Counselling Helpline Lends an Ear to Teens in Need
UNICEF is supporting the Lao Youth Union in providing hotline counselling services to children and young people in Lao PDR to respond to heightened child protection risks due to the COVID-19 pandemic.
Silor* (alias), 16, is a Grade 11 female student and member of the Hmong ethnic group. She lives in a rural area of Xaysomboun province in Lao PDR.
Silor was particularly passionate about becoming a doctor and wanted to pursue an undergraduate degree. She believed that education would land her a good job and at the same time improve her family's financial situation.
But Silor faced a conflict.
Due to her family’s financial problems, her parents wanted Silor to start working after finishing high school so she can contribute to the family’s finances and start her own family. Worried about her future, Silor did not know what to do or who to consult with.
However, thanks to a social media post shared by her friend on the Facebook page of Lao Youth Union (LYU), Silor came to learn about the helpline service offered by the LYU and its toll-free number, 1554, which is also offered in Hmong language
"I learned about the hotline number through a post on the Facebook page. It is really nice that the helpline is free-of-charge, as we can access counselling services without worrying about the cost. I also saw that the helpline operates 24/7, which is very convenient."
Despite Silor's proficiency in Lao language, she believes that the availability of Hmong language in the counselling service will be helpful for her wider community, especially those who could only speak Hmong language.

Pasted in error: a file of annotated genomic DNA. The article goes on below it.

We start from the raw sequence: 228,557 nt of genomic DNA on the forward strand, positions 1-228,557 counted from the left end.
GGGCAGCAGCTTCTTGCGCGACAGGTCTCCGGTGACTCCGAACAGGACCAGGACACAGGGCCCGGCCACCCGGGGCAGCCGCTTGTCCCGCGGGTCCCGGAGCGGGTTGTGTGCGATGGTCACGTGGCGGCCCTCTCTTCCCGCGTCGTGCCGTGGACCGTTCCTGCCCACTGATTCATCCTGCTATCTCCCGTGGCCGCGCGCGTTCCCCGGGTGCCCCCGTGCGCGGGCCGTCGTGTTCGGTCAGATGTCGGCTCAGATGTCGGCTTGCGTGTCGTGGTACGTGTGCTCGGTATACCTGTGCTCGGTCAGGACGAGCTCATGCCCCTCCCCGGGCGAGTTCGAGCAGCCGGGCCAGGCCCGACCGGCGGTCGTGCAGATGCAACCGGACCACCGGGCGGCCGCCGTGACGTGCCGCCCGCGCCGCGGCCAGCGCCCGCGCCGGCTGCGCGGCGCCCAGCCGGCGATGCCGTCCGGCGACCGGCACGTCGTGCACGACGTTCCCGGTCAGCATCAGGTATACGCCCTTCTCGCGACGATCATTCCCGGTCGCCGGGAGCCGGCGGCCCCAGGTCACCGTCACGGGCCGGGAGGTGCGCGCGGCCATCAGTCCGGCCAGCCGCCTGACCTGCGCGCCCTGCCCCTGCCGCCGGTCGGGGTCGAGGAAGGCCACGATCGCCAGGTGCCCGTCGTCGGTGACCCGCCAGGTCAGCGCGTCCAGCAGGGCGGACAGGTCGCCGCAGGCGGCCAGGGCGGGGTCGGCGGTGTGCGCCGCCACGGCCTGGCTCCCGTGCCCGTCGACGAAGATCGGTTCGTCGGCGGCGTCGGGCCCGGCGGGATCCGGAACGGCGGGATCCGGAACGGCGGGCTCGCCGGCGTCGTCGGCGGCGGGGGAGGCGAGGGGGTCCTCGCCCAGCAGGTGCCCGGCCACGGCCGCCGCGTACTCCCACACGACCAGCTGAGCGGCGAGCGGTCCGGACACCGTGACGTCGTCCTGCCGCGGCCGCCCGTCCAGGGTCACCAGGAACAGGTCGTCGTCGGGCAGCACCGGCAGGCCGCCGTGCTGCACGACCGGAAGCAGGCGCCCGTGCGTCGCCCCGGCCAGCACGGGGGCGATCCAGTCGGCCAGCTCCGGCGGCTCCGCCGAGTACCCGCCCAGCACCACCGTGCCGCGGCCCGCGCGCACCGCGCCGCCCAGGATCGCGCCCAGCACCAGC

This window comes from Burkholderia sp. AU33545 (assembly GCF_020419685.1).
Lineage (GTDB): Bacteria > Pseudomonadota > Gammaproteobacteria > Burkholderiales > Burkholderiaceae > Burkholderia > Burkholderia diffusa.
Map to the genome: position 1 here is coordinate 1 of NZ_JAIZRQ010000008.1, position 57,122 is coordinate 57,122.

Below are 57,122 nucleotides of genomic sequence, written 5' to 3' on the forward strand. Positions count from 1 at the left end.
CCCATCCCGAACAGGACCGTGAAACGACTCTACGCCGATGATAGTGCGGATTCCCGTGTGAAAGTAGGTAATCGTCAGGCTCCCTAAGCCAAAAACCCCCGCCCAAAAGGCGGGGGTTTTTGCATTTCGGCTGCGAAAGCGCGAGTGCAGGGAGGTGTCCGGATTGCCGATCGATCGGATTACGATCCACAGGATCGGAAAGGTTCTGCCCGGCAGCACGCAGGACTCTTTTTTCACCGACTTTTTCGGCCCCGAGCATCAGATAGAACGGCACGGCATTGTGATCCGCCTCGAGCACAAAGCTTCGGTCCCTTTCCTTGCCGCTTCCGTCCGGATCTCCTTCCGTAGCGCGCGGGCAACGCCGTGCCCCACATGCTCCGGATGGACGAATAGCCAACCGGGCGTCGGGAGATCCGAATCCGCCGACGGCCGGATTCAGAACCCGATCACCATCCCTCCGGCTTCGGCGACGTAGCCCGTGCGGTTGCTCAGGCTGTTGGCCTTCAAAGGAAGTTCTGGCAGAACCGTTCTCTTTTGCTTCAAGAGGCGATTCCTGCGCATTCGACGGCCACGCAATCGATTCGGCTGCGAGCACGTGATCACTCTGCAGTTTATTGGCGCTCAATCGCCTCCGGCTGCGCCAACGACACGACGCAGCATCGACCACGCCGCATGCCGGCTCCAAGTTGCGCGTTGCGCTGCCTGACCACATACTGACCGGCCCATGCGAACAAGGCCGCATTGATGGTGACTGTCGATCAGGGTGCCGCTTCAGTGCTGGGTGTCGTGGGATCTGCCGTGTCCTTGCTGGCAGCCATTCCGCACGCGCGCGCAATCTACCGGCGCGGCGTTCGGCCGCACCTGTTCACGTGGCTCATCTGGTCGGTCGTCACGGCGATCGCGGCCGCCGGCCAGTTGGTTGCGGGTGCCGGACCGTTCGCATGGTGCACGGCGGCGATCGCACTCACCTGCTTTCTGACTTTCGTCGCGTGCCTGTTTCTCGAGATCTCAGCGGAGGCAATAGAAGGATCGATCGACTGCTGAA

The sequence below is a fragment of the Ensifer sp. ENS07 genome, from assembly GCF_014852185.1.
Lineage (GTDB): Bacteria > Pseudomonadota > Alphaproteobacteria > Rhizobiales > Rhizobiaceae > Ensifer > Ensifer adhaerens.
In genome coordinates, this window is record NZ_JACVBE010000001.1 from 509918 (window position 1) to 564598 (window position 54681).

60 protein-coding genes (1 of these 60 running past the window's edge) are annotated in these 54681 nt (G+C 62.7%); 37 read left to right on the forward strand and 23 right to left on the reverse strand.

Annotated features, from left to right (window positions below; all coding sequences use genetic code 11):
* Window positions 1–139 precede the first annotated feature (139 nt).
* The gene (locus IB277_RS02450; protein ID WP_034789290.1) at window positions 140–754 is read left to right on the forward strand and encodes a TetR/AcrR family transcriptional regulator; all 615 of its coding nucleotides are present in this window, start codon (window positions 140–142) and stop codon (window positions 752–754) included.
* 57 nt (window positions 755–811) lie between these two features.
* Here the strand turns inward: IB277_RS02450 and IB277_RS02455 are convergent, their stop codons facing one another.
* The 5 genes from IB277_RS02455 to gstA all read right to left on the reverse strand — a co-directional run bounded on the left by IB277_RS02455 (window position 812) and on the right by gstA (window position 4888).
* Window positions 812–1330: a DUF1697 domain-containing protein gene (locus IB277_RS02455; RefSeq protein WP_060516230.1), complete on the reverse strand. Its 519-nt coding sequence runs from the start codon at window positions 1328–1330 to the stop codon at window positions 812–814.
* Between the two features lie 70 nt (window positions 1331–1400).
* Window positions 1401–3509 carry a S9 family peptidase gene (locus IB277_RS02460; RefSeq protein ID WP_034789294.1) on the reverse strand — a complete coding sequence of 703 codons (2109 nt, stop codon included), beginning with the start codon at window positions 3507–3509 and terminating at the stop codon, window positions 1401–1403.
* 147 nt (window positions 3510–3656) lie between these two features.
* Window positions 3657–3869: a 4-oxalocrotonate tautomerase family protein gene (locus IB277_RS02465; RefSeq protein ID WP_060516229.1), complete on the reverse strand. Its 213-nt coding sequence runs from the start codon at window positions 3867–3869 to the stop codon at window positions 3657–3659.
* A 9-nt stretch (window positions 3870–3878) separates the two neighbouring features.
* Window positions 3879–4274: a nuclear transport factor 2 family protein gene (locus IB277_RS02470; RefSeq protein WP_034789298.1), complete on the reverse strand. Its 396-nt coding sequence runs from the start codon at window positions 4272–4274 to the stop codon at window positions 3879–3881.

A LYU counsellor then provided Silor with information on the pathways to higher education as well as available scholarships as one of the options available. After the counselling session, Silor felt relieved after gaining confidence and identifying solutions, Silor communicated with her family about her future. Fortunately, her decision to continue her studies was well supported by her parents. She also gained a better understanding of her family's perspective.
"I’m very happy to know that there is a counselling service available for children and young people. In the past, I experienced many problems and so did my friends. We were afraid to talk about our problems or consult with our family or people we know, especially when it comes to relationships,” said Silor.
“I will share my counselling experience with my friends and encourage them to contact the LYU helpline service whenever they need support.”
2020 and 2021 saw heightened child protection risks for children and their families due to the COVID-19 pandemic, including domestic violence, gender-based violence, mental health and online exploitation and abuse. To ensure equal access to service for children and young people from remote and ethnic language predominant areas, despite the pandemic, UNICEF Lao PDR has been supporting the LYU toll-free number since 2021 to remove financial barriers and to expand its helpline service to Luang Prabang, Luang Namtha and Oudomxay provinces, which is now offered in three ethnic languages. By December 2021, 3,711 people were reached through LYU helplines.
On 7 June 2022, UNICEF and LYU officially launched the Manual on Youth and Adolescents Counselling for LYU Helpline Volunteers. The manual will help national and sub-national LYU helpline volunteers to better support children and youth in need of mental health and psychosocial support. UNICEF will continue working with LYU to scale up the helpline service in Phongsaly, Xiengkhouang and Bokeo to reach more children and young people to ensure that they have access to the service they need.
Recognizing the critical lifesaving work of the social workers and counsellors, UNICEF is also calling on the government to designate social workers and counsellors as essential service providers in the COVID-19 response and to provide adequate supports for them to ensure safe and continuous service delivery.
*names and images changed to protect identity. The children depicted on the cover photo is a symbolic representation of all children in Lao PDR. UNICEF protects the rights to privacy of all children who are subjected to violence in all its forms.